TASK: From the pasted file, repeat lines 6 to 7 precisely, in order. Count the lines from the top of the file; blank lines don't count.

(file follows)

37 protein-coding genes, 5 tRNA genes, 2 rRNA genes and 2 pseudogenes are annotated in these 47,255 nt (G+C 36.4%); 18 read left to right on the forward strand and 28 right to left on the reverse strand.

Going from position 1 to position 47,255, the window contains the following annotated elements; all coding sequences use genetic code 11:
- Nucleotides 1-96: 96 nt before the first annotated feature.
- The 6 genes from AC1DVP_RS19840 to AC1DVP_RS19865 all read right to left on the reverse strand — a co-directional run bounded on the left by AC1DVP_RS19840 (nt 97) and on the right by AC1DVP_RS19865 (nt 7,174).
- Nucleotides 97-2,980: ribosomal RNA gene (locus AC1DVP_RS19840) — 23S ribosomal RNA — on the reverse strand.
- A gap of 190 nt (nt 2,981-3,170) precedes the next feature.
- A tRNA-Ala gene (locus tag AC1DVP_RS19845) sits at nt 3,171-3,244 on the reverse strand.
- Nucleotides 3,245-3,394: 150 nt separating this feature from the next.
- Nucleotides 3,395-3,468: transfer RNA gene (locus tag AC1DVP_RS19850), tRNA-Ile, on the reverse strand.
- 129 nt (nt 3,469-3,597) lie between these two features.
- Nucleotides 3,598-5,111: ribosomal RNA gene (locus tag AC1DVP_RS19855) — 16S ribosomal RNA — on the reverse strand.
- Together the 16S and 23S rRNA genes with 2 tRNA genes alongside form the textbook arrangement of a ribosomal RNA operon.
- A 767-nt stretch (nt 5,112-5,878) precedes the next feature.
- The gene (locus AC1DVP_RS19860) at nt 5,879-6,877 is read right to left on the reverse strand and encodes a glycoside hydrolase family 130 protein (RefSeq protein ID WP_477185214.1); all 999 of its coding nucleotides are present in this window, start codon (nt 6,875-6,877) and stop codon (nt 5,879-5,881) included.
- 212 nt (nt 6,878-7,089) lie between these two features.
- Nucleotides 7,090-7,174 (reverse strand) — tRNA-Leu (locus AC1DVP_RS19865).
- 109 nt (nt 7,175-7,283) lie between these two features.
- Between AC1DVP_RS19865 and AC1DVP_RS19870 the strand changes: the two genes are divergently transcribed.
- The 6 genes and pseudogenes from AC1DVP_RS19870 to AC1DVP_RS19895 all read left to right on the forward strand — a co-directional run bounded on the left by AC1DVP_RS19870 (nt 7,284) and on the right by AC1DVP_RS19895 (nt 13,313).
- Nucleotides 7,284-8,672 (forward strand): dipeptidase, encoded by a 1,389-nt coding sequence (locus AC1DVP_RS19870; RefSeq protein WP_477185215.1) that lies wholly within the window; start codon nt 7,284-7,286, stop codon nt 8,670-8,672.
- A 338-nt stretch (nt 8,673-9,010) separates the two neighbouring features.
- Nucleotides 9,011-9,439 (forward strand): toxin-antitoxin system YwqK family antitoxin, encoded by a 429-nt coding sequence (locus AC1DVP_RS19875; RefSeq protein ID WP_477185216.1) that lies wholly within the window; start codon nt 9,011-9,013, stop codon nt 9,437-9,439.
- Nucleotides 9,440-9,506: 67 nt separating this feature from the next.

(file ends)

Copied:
- A gap of 190 nt (nt 2,981-3,170) precedes the next feature.
- A tRNA-Ala gene (locus tag AC1DVP_RS19845) sits at nt 3,171-3,244 on the reverse strand.